All of your favorites, in one place.
** Expanded and revised edition, published on the occasion of the Whitechapel Gallery exhibition 2019-2020 ** "Keeping the rebellious nature of its wicked subject intact, Sense Sound Sound Sense nevertheless provides an impeccably researched, crystal-clear narrative of Fluxus's true revolutionary spirit." The Wire)
Truly necessary catalogue accompanying an extensive exhibition dedicated to art works and musical scores and their relationship with Fluxus, an interdisciplinary movement of international artists, poets, composers and designers who experimented with fusing art and music in the 1960s and 1970s. The catalogue, published on the occasion of an exhibition curated by Patrizio Peterlini and Walter Rovere, delves deeply into this aspect of the Fluxus network. Rife with illustrations, the materials of the collection, as well as the movement and its history, are analysed in scholarly essays by Anna Cestelli Guidi, Alison Knowles, and the curators.
The question of the notation of the new performative methodology and the new music certainly does not only involve Fluxus, Zaj and all the experimentation that arose as a result of John Cage‘s teaching. In fact, it began much earlier and spread, accompanied by various diatribes, through much of the last century. However, Fluxus had the distinctive feature of giving primary importance to musical production, presenting all its public events in a “concert” format - These were concerts, however, that systematically demolished every accepted notion of form and content in music, targeting outdated listening conventions and cultural values of the classical tradition, as well as the “scientific” and intellectualised pretensions of the more advanced European contemporary classical experiences. More precisely, the movement challenged preconceived notions about the nature and boundaries of art, and its artificial division into distinct categories: not surprisingly, the term Intermedia was coined to define the unique fusions of poetry, conceptual art, music, theatre, sculpture and performance presented by numerous Fluxus “events”.
Scores such as Drip Music by George Brecht (“A source of water and an empty vessel are arranged so that the water falls into the vessel”), the Disappearing Music for Face by Mieko Shiomi (“Change gradually from a smile to no smile”), the poetic suggestions of Yoko Ono (“Listen to the sound of the earth turning”), or the instructions given by Ben Patterson on the various ways to produce sounds with pieces of paper, became, once published at low cost, an invitation to the readers to “perform” them themselves, and to discover that the aesthetic experience does not require any specialist training, and can spring from any banal everyday action.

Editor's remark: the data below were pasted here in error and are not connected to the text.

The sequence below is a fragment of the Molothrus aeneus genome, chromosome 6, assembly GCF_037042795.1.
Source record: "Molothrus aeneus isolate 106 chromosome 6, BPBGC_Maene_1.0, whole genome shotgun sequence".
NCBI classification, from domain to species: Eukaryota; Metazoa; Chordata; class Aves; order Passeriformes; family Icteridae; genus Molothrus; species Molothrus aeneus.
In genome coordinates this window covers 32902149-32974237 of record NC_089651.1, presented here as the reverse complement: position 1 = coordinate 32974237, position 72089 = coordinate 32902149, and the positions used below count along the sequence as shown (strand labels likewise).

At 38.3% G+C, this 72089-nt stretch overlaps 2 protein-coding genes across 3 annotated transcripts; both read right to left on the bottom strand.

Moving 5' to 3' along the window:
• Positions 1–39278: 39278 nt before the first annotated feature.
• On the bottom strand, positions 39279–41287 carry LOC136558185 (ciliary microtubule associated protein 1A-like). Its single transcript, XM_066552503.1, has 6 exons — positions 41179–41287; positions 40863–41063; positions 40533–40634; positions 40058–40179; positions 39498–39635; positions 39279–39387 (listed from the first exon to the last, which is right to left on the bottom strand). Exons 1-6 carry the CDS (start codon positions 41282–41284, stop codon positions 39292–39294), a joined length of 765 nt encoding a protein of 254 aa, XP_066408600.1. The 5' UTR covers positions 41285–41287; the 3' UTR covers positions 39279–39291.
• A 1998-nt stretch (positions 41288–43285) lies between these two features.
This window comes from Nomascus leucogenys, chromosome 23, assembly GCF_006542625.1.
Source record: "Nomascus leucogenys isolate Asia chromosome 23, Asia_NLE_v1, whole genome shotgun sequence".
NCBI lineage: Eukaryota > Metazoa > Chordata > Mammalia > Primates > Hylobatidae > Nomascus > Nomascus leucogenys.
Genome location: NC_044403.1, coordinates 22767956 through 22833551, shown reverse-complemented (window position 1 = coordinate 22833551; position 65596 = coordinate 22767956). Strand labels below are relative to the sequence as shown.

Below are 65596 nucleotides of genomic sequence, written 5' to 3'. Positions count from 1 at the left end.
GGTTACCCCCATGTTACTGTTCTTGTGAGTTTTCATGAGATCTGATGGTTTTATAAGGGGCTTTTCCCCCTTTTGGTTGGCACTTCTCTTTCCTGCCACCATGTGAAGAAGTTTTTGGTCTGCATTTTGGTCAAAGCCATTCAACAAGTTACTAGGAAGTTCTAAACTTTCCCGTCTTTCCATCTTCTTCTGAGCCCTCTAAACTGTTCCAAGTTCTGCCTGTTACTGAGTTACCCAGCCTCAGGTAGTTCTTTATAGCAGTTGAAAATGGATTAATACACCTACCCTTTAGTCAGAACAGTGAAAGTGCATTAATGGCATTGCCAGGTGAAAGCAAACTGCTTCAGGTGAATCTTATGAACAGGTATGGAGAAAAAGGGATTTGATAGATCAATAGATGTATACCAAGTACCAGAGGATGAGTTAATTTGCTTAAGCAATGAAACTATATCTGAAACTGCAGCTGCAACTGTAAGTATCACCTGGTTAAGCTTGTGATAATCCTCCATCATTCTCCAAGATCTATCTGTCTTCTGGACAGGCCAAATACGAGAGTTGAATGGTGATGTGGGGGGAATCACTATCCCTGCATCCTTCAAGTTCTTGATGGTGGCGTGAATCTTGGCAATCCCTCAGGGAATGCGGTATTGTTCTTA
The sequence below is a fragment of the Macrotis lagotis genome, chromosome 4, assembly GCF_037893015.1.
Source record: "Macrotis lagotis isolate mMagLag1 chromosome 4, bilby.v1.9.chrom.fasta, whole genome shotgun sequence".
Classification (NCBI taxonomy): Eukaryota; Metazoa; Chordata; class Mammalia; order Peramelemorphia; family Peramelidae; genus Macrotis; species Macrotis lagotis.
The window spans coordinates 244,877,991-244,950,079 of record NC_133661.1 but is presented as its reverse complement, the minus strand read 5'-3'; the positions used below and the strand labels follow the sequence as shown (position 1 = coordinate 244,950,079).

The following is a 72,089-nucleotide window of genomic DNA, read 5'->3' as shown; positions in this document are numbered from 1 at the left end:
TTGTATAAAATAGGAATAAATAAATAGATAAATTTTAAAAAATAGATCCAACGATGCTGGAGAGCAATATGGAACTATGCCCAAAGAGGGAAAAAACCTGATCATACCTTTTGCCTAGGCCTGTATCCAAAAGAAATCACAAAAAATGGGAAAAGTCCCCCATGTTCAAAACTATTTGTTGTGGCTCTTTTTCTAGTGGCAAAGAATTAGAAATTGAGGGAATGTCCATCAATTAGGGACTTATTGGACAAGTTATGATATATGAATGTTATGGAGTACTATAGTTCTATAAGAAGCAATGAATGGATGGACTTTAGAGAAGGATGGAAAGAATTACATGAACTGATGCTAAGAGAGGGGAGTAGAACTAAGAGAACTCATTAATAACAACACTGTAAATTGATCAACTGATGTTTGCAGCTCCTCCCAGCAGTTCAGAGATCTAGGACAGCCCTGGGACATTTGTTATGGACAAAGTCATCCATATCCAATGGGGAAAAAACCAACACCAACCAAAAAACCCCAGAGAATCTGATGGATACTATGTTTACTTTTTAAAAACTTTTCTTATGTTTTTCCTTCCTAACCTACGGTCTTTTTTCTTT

In 1969 John Cage, in collaboration with Fluxus artist Alison Knowles, published Notations, a comprehensive anthology of the innovations brought by international experimental music to the functions and methods of notation (consisting of a large collection of graphic scores by 269 composers from the Foundation for Contemporary Performance Art). This has been taken as the starting point for the project Sense Sound / Sound Sense.
It is widely known that Fluxus was strongly influenced by the lessons that John Cage gave at the New School for Social Research in New York between 1956 and 1960. In addition to composers such as Toshi Ichiyanagi (who was studying at the Julliard School of Music in those years), the participants in the courses included a large number of artists with a background in painting but no formal musical training (such as Allan Kaprow, George Brecht, Al Hansen, George Segal and Robert Watts), or poets like Jackson Mac Low, as well as Dick Higgins, expanded cinema pionieer Robert Whitman and others.
Cage’s radical ideas about the indeterminacy of performance, about composition understood as the creation of a process instead of an object, and about a notation that did not necessarily have to refer to sounds but could be applied to any action, had a strong influence in bringing the visual and sound aspects of their work onto the same level. It was during Cage’s courses that Kaprow took the step from Environments to Happenings, and that Hansen and Brecht created some of their famous works such as Alice Denham in 48 Seconds, Candle Piece for Radio and Time-Table Music.
It was also at the New School, but after Richard Maxfield had taken over from Cage as instructor, that George Maciunas met La Monte Young, who had been organizing a series of concerts in Yoko Ono’s loft since December 1960.
The first events presented by Maciunas in 1961 at the AG Gallery in New York were organized under the name Musica Antiqua et Nova. From the following year onwards he began to work out an ambitious world tour of the Festum Fluxorum Fluxus; the first of these events, at the Städtische Museum in Wiesbaden in September 1962, has been suggested to be the official start of the group’s activity. Among those who participated at the festival were George Maciunas, Nam June Paik, Emmett Williams, Dick Higgins, Wolf Vostell, Alison Knowles, Ben Patterson, Robert Filliou and Frederic Rzewski, who not only performed their own compositions but also works by Cage, Philip Corner, Takehisa Kosugi, Giuseppe Chiari, Sylvano Bussotti, Terry Riley, Yoko Ono, Toshi Ichiyanagi, Robert Watts, George Brecht, Jackson MacLow and La Monte Young.